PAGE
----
Workers' Compensation and You

Injuries are all too common in the workplace, and often times it is not the injured party’s fault. Accidents happen, leaving the injured employee unable to work. Historically, this would have been devastating for many households who could not survive without that income, leaving the injured party with only a few options. Fortunately, current employees are often protected if they are injured due to workers compensation.

What Is Workers Compensation

Before worker’s compensation laws were passed in the late 1900s ,if a worker was injured on the job and unable to work, the injured party’s only recourse would be to sue their employer and attempt to prove that the employer’s negligence was at fault. Naturally most workers at the time could hardly wait around for court proceedings while they were losing wages. That’s why laws were put into place to protect the worker, thus coining the term: worker’s compensation.

These laws serve to ensure that employees who are hurt and unable to continue to work for any period of time will receive a set monetary amount, without the need for litigation. This is beneficial for the injured employee, as they can work on relaxing and recovering from their injuries instead of worrying about their lawsuit. However, it’s important for the injured employee to understand that they are waiving their right to sue their employer, if they opt to accept the company’s worker’s compensation offer. It’s considered a win-win situation because the employee will be able to have ample to recover from any injuries sustained on the job, while they employee doesn’t have to worry about a possibility of a lawsuit.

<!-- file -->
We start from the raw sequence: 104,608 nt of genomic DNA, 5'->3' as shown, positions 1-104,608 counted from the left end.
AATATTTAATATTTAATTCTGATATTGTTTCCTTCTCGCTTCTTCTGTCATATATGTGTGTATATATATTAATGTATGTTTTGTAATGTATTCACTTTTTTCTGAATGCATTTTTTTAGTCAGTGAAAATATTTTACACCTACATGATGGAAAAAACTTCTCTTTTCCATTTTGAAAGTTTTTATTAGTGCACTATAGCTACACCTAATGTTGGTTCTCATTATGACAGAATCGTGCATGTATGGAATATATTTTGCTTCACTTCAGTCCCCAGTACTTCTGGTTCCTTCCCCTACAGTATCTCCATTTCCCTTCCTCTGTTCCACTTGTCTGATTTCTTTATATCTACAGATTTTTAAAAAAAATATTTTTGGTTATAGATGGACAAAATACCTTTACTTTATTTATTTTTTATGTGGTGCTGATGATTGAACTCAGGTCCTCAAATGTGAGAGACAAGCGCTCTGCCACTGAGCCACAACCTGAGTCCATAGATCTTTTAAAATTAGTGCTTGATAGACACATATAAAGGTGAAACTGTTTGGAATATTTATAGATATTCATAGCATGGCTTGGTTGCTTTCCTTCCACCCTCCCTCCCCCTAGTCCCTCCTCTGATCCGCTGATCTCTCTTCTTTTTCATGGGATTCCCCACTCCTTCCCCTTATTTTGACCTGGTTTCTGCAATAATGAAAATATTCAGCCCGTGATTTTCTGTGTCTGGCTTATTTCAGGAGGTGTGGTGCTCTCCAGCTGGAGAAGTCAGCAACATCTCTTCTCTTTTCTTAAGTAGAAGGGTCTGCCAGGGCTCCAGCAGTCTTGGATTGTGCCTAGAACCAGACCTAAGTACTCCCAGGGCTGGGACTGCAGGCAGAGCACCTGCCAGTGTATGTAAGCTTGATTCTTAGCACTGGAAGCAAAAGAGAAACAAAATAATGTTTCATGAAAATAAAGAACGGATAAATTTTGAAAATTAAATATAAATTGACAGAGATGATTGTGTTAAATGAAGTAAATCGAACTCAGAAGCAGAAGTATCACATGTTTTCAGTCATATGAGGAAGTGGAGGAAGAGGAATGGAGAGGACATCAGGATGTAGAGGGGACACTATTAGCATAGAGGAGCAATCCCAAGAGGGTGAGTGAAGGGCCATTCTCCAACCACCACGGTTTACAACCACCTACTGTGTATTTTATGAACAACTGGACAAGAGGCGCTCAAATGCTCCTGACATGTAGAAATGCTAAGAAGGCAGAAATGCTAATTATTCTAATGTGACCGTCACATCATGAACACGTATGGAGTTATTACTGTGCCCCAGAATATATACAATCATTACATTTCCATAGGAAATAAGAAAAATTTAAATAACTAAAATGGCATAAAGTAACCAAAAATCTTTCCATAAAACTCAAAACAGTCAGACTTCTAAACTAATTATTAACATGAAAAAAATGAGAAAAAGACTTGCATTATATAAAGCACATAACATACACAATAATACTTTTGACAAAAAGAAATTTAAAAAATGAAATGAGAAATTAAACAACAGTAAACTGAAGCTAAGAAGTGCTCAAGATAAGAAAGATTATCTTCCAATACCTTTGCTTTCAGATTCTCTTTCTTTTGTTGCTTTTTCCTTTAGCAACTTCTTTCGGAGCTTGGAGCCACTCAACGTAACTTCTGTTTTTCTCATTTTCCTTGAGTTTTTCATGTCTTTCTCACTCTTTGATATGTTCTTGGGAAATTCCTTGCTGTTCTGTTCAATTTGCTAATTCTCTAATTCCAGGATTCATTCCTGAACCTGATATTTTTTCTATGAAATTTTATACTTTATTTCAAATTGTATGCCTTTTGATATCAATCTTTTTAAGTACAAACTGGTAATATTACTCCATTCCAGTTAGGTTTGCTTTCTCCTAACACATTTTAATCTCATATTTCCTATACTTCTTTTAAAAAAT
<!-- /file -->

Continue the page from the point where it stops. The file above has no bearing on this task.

Understanding Labor Laws

Worker claws vary from state to state and industry to industry. The Federal Workers Compensation Act, which provides compensation for federal employees, provides the basis for the majority of the various worker compensation programs across the nation. The typical program inspired by the FWCA will provide coverage for any worker who is injured or killed while carrying out their assigned duties in the workplace, provided that it is not demonstrated that the injury and/or death was caused willfully by the employee or due to the employee being intoxicated. By not covering injuries caused willfully by the employee, the worker compensation programs step in to protect the employer from workers who serially injure themselves in order to collect the compensation. This is also why; if an employee is injured on the job they will be asked to undergo a drug test. If they refuse or fail the test, they will no longer be eligible for compensation for that injury.

Under the Federal Workers Compensation Act and most other programs, an employee will receive two-thirds of their standard monthly salary while they are disabled. As with most programs, the injured person may receive more, depending on the type of injury and number of dependents in their family. Some programs will also require job-retraining depending on the nature of the injury.

Should I Claim Compensation?

Before you file a worker’s compensation claim with your employer, make sure you understand worker’s compensation related laws and particular issues that may effect you. Worker’s compensation can be a difficult topic to address, especially since there are a growing number of fraudulent worker’s compensation cases, leaving states and employers on their to figure out how to implement laws to avoid people from scamming the system.